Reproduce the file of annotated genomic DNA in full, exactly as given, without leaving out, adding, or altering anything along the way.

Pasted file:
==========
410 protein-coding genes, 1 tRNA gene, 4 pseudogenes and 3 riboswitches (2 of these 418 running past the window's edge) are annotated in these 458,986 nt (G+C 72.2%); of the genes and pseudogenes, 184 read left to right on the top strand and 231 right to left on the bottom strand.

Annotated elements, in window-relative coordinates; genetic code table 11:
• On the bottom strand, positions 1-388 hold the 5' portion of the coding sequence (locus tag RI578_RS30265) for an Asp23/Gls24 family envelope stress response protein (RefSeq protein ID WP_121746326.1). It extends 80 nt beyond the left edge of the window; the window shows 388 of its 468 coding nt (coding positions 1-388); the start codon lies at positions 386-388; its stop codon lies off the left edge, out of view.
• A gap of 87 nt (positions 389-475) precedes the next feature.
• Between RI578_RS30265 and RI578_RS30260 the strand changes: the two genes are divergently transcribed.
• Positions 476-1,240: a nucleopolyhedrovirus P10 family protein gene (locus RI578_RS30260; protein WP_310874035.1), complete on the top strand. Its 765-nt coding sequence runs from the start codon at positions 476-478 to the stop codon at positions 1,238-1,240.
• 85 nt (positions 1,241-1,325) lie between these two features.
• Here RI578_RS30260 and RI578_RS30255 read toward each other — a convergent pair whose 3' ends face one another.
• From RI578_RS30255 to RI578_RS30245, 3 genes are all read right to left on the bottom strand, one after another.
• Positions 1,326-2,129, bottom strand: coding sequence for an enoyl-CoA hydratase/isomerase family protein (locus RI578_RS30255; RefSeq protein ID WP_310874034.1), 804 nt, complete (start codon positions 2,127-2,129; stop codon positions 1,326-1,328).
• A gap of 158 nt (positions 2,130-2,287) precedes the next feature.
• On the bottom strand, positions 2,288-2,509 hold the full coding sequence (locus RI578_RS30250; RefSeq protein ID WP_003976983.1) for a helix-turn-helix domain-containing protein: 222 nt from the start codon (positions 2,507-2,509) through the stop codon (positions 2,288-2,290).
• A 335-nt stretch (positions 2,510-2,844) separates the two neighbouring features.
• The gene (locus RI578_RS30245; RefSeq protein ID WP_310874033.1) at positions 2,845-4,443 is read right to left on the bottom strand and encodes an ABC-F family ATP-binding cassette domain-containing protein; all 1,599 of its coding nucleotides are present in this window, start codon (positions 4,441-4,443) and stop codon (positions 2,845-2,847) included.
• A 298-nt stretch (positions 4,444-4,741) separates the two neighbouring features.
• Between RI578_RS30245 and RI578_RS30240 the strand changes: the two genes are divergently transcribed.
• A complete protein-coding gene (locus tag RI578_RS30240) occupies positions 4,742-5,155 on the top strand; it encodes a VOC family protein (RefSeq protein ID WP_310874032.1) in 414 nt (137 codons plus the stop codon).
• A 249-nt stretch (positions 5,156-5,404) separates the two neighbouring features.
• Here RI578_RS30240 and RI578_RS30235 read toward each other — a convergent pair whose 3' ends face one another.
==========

410 protein-coding genes, 1 tRNA gene, 4 pseudogenes and 3 riboswitches (2 of these 418 running past the window's edge) are annotated in these 458,986 nt (G+C 72.2%); of the genes and pseudogenes, 184 read left to right on the top strand and 231 right to left on the bottom strand.

Annotated elements, in window-relative coordinates; genetic code table 11:
• On the bottom strand, positions 1-388 hold the 5' portion of the coding sequence (locus tag RI578_RS30265) for an Asp23/Gls24 family envelope stress response protein (RefSeq protein ID WP_121746326.1). It extends 80 nt beyond the left edge of the window; the window shows 388 of its 468 coding nt (coding positions 1-388); the start codon lies at positions 386-388; its stop codon lies off the left edge, out of view.
• A gap of 87 nt (positions 389-475) precedes the next feature.
• Between RI578_RS30265 and RI578_RS30260 the strand changes: the two genes are divergently transcribed.
• Positions 476-1,240: a nucleopolyhedrovirus P10 family protein gene (locus RI578_RS30260; protein WP_310874035.1), complete on the top strand. Its 765-nt coding sequence runs from the start codon at positions 476-478 to the stop codon at positions 1,238-1,240.
• 85 nt (positions 1,241-1,325) lie between these two features.
• Here RI578_RS30260 and RI578_RS30255 read toward each other — a convergent pair whose 3' ends face one another.
• From RI578_RS30255 to RI578_RS30245, 3 genes are all read right to left on the bottom strand, one after another.
• Positions 1,326-2,129, bottom strand: coding sequence for an enoyl-CoA hydratase/isomerase family protein (locus RI578_RS30255; RefSeq protein ID WP_310874034.1), 804 nt, complete (start codon positions 2,127-2,129; stop codon positions 1,326-1,328).
• A gap of 158 nt (positions 2,130-2,287) precedes the next feature.
• On the bottom strand, positions 2,288-2,509 hold the full coding sequence (locus RI578_RS30250; RefSeq protein ID WP_003976983.1) for a helix-turn-helix domain-containing protein: 222 nt from the start codon (positions 2,507-2,509) through the stop codon (positions 2,288-2,290).
• A 335-nt stretch (positions 2,510-2,844) separates the two neighbouring features.
• The gene (locus RI578_RS30245; RefSeq protein ID WP_310874033.1) at positions 2,845-4,443 is read right to left on the bottom strand and encodes an ABC-F family ATP-binding cassette domain-containing protein; all 1,599 of its coding nucleotides are present in this window, start codon (positions 4,441-4,443) and stop codon (positions 2,845-2,847) included.
• A 298-nt stretch (positions 4,444-4,741) separates the two neighbouring features.
• Between RI578_RS30245 and RI578_RS30240 the strand changes: the two genes are divergently transcribed.
• A complete protein-coding gene (locus tag RI578_RS30240) occupies positions 4,742-5,155 on the top strand; it encodes a VOC family protein (RefSeq protein ID WP_310874032.1) in 414 nt (137 codons plus the stop codon).
• A 249-nt stretch (positions 5,156-5,404) separates the two neighbouring features.
• Here RI578_RS30240 and RI578_RS30235 read toward each other — a convergent pair whose 3' ends face one another.